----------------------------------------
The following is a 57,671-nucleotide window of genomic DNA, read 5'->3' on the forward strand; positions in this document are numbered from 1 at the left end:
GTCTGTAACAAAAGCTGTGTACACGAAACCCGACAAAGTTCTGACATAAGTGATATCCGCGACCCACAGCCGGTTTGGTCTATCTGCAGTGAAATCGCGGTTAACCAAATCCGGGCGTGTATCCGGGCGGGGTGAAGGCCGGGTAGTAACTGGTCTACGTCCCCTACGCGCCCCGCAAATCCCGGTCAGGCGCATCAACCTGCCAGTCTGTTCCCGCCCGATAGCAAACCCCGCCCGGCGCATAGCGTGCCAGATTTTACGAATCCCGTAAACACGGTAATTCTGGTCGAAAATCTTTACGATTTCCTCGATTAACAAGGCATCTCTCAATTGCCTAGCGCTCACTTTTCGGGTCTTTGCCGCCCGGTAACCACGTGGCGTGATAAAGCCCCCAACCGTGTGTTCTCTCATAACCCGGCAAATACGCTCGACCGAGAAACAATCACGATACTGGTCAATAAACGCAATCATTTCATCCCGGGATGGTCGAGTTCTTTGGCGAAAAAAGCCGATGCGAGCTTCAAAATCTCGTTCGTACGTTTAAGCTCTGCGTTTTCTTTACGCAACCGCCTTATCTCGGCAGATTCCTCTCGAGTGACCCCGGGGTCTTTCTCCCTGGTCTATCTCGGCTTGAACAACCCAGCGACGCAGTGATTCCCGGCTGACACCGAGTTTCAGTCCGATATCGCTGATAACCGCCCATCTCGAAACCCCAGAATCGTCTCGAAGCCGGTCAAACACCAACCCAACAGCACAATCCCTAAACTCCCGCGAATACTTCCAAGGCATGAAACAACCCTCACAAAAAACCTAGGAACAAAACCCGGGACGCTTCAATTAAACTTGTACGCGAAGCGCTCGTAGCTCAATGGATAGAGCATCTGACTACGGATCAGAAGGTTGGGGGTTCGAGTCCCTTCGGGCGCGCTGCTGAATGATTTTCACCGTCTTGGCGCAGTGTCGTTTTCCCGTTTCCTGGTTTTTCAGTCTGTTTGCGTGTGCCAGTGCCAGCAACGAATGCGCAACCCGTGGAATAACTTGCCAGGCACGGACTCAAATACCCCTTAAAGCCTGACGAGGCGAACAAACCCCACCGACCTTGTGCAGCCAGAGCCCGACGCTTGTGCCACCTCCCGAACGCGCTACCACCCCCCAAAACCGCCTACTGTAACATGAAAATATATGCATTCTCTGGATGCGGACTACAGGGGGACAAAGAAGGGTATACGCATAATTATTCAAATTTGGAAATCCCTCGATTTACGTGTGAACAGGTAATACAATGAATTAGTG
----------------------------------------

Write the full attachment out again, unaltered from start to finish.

The following is a 57,671-nucleotide window of genomic DNA, read 5'->3' on the forward strand; positions in this document are numbered from 1 at the left end:
GTCTGTAACAAAAGCTGTGTACACGAAACCCGACAAAGTTCTGACATAAGTGATATCCGCGACCCACAGCCGGTTTGGTCTATCTGCAGTGAAATCGCGGTTAACCAAATCCGGGCGTGTATCCGGGCGGGGTGAAGGCCGGGTAGTAACTGGTCTACGTCCCCTACGCGCCCCGCAAATCCCGGTCAGGCGCATCAACCTGCCAGTCTGTTCCCGCCCGATAGCAAACCCCGCCCGGCGCATAGCGTGCCAGATTTTACGAATCCCGTAAACACGGTAATTCTGGTCGAAAATCTTTACGATTTCCTCGATTAACAAGGCATCTCTCAATTGCCTAGCGCTCACTTTTCGGGTCTTTGCCGCCCGGTAACCACGTGGCGTGATAAAGCCCCCAACCGTGTGTTCTCTCATAACCCGGCAAATACGCTCGACCGAGAAACAATCACGATACTGGTCAATAAACGCAATCATTTCATCCCGGGATGGTCGAGTTCTTTGGCGAAAAAAGCCGATGCGAGCTTCAAAATCTCGTTCGTACGTTTAAGCTCTGCGTTTTCTTTACGCAACCGCCTTATCTCGGCAGATTCCTCTCGAGTGACCCCGGGGTCTTTCTCCCTGGTCTATCTCGGCTTGAACAACCCAGCGACGCAGTGATTCCCGGCTGACACCGAGTTTCAGTCCGATATCGCTGATAACCGCCCATCTCGAAACCCCAGAATCGTCTCGAAGCCGGTCAAACACCAACCCAACAGCACAATCCCTAAACTCCCGCGAATACTTCCAAGGCATGAAACAACCCTCACAAAAAACCTAGGAACAAAACCCGGGACGCTTCAATTAAACTTGTACGCGAAGCGCTCGTAGCTCAATGGATAGAGCATCTGACTACGGATCAGAAGGTTGGGGGTTCGAGTCCCTTCGGGCGCGCTGCTGAATGATTTTCACCGTCTTGGCGCAGTGTCGTTTTCCCGTTTCCTGGTTTTTCAGTCTGTTTGCGTGTGCCAGTGCCAGCAACGAATGCGCAACCCGTGGAATAACTTGCCAGGCACGGACTCAAATACCCCTTAAAGCCTGACGAGGCGAACAAACCCCACCGACCTTGTGCAGCCAGAGCCCGACGCTTGTGCCACCTCCCGAACGCGCTACCACCCCCCAAAACCGCCTACTGTAACATGAAAATATATGCATTCTCTGGATGCGGACTACAGGGGGACAAAGAAGGGTATACGCATAATTATTCAAATTTGGAAATCCCTCGATTTACGTGTGAACAGGTAATACAATGAATTAGTG